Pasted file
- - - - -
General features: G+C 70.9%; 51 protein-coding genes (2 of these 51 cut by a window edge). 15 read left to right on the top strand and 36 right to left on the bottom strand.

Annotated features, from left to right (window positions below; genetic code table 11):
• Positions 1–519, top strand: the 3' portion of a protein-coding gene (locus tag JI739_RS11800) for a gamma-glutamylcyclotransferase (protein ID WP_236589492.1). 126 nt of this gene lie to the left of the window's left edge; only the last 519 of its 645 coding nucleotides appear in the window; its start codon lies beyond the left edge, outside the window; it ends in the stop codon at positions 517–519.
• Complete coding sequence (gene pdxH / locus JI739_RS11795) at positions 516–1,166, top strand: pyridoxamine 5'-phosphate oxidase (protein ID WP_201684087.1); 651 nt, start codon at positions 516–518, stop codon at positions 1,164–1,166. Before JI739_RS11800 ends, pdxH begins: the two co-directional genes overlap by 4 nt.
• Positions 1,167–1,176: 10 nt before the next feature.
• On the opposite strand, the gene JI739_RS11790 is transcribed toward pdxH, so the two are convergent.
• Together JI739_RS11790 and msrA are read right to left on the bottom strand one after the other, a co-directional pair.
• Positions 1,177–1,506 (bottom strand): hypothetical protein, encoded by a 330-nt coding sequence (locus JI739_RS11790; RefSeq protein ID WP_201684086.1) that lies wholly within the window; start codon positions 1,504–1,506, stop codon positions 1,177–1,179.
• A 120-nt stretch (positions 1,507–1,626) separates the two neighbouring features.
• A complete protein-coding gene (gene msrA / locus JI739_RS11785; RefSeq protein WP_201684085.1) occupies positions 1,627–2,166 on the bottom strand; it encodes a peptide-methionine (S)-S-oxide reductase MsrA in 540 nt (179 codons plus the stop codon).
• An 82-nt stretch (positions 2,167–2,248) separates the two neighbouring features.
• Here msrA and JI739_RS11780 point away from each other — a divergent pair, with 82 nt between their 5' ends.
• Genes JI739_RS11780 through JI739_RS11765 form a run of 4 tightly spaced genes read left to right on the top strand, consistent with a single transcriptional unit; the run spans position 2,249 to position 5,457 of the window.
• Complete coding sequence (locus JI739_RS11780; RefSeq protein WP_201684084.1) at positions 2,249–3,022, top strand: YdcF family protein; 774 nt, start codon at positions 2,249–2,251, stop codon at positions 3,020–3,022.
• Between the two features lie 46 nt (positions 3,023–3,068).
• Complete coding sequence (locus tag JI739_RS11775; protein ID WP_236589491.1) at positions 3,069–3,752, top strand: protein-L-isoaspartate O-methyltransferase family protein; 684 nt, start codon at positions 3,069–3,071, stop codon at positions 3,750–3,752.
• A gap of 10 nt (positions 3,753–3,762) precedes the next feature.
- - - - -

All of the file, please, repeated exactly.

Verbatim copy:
General features: G+C 70.9%; 51 protein-coding genes (2 of these 51 cut by a window edge). 15 read left to right on the top strand and 36 right to left on the bottom strand.

Annotated features, from left to right (window positions below; genetic code table 11):
• Positions 1–519, top strand: the 3' portion of a protein-coding gene (locus tag JI739_RS11800) for a gamma-glutamylcyclotransferase (protein ID WP_236589492.1). 126 nt of this gene lie to the left of the window's left edge; only the last 519 of its 645 coding nucleotides appear in the window; its start codon lies beyond the left edge, outside the window; it ends in the stop codon at positions 517–519.
• Complete coding sequence (gene pdxH / locus JI739_RS11795) at positions 516–1,166, top strand: pyridoxamine 5'-phosphate oxidase (protein ID WP_201684087.1); 651 nt, start codon at positions 516–518, stop codon at positions 1,164–1,166. Before JI739_RS11800 ends, pdxH begins: the two co-directional genes overlap by 4 nt.
• Positions 1,167–1,176: 10 nt before the next feature.
• On the opposite strand, the gene JI739_RS11790 is transcribed toward pdxH, so the two are convergent.
• Together JI739_RS11790 and msrA are read right to left on the bottom strand one after the other, a co-directional pair.
• Positions 1,177–1,506 (bottom strand): hypothetical protein, encoded by a 330-nt coding sequence (locus JI739_RS11790; RefSeq protein ID WP_201684086.1) that lies wholly within the window; start codon positions 1,504–1,506, stop codon positions 1,177–1,179.
• A 120-nt stretch (positions 1,507–1,626) separates the two neighbouring features.
• A complete protein-coding gene (gene msrA / locus JI739_RS11785; RefSeq protein WP_201684085.1) occupies positions 1,627–2,166 on the bottom strand; it encodes a peptide-methionine (S)-S-oxide reductase MsrA in 540 nt (179 codons plus the stop codon).
• An 82-nt stretch (positions 2,167–2,248) separates the two neighbouring features.
• Here msrA and JI739_RS11780 point away from each other — a divergent pair, with 82 nt between their 5' ends.
• Genes JI739_RS11780 through JI739_RS11765 form a run of 4 tightly spaced genes read left to right on the top strand, consistent with a single transcriptional unit; the run spans position 2,249 to position 5,457 of the window.
• Complete coding sequence (locus JI739_RS11780; RefSeq protein WP_201684084.1) at positions 2,249–3,022, top strand: YdcF family protein; 774 nt, start codon at positions 2,249–2,251, stop codon at positions 3,020–3,022.
• Between the two features lie 46 nt (positions 3,023–3,068).
• Complete coding sequence (locus tag JI739_RS11775; protein ID WP_236589491.1) at positions 3,069–3,752, top strand: protein-L-isoaspartate O-methyltransferase family protein; 684 nt, start codon at positions 3,069–3,071, stop codon at positions 3,750–3,752.
• A gap of 10 nt (positions 3,753–3,762) precedes the next feature.